We understood every lecture and every discussion – that wasn’t the problem. We just both felt like people were looking at us and thinking, “Wow, what are those Americans doing here?”

The school is absolutely amazing. They have a framework at Sussya within which the boys will learn about and explore the entire country from top to bottom. They go on 8 one-week trips in the course of their four years to every corner of the country in addition to their weekly trips every Friday. But they don’t go as tourists.

Picture taken by a Sussya boy from the website.

They are leaving for their first trip in two weeks to Masada and the surrounding areas. Matan showed us his packet of information that he has to study and complete which includes history assignments, geology, geography, map reading, archeology and more. The boys turn the packets in before the trip and then take a test. And if they fail the test – the bus leaves without them. Period. And during the trip they hike, learn, explore, and sleep in sleeping bags on the ground…no tents. No frills here.

Dinner in the fields – picture taken by a Sussya student.

Matan’s Rabbi (who teaches most of his Judaic subjects) explained that his phone is always on for the boys and that his home is always open (within reason of course). He has an evening every other Tuesday night for the boys to come to his house, eat his wife’s cooking, sit on their couches and hang out. They discuss all sorts of life issues and enjoy an evening away from the school while being mentored.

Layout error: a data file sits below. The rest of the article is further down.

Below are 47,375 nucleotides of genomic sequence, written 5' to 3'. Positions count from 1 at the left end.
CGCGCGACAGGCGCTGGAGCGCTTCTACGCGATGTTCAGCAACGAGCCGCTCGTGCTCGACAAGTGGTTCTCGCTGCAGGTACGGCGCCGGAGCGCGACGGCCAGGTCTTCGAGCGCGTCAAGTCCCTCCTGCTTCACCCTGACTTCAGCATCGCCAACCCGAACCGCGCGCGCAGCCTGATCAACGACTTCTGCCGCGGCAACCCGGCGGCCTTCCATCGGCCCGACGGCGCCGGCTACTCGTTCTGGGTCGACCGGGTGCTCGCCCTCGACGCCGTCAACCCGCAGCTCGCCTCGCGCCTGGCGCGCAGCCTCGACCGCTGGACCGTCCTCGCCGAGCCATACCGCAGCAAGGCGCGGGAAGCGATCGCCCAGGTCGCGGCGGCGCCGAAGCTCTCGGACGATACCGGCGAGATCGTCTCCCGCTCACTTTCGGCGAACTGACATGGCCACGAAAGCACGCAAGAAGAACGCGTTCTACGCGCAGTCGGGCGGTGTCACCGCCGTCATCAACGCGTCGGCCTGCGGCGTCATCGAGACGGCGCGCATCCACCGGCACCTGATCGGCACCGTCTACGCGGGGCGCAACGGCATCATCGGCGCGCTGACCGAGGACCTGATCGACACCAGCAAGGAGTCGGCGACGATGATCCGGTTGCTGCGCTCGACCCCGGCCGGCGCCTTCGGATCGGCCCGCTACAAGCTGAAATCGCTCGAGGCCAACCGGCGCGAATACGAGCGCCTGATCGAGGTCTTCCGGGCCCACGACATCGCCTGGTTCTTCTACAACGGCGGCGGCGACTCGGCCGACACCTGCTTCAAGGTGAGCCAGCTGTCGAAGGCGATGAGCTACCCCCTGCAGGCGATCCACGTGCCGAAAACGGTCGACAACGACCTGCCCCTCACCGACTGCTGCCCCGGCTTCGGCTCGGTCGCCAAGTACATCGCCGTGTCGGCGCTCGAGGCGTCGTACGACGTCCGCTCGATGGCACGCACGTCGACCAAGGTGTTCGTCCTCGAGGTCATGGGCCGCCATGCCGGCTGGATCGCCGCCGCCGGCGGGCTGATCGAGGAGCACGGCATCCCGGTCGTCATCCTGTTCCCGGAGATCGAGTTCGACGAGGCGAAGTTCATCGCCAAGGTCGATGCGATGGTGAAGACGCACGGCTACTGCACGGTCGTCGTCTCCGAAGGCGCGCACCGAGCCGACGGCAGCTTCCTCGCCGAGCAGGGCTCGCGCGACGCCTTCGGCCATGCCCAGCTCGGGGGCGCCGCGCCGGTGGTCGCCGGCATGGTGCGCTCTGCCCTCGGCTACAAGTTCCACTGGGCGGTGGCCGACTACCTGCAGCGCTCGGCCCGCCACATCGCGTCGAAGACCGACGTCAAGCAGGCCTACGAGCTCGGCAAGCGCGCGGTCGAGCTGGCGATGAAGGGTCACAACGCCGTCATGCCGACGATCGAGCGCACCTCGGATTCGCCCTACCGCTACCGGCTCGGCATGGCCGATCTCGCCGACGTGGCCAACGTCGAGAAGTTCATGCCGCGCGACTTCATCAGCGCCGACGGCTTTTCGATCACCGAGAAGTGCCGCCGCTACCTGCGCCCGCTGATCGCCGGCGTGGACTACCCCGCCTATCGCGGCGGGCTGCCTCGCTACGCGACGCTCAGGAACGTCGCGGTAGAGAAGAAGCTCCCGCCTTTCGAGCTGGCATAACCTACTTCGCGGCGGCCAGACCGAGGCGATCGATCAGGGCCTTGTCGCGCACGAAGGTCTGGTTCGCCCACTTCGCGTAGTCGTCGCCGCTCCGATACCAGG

The school is magical and we are so proud of Matan for fitting in where we see ourselves so sorely lacking. I always knew that making Aliyah would mean that I was an immigrant, and that I would probably feel like one off and on for the rest of my life. It’s just funny to see myself so out of my element and out of place while watching a child of mine who is so clearly in his.

And this, after all, was our goal of Aliyah. To have children who feel completely Israeli, who love their country and love the idea of exploring every inch of it in the language of their ancestors.

Just because I feel like I wear the Scarlet “I” doesn’t mean that my eyes don’t glisten with the tears of joy at watching that my children most definitely don’t – and won’t – ever.

0 thoughts on “The Scarlet Letter I

  1. I feel your pain, girlfriend. I hear and share the wistfulness-mixed-with-nachat. Once, many years ago, I sat in an auditorium with my two friends, watching one of their lovely daughters on stage singing a beautiful, soulful song in Hebrew. I had one of those "hovering over yourself" moments. You know what I mean. I saw three women sitting hunched forward, in their tichels (that their mothers hadn't worn, nor taught them how to tie), looking for all the world like alte babushkas just off the boat. We were so proud of that young woman. We hadn't a clue what the words she was saying meant. But we took such pride in the knowledge that she understood what she was singing. And we knew that even though we would always be immigrants to this strange and beautiful religion, we had brought our children to the Goldene Medina.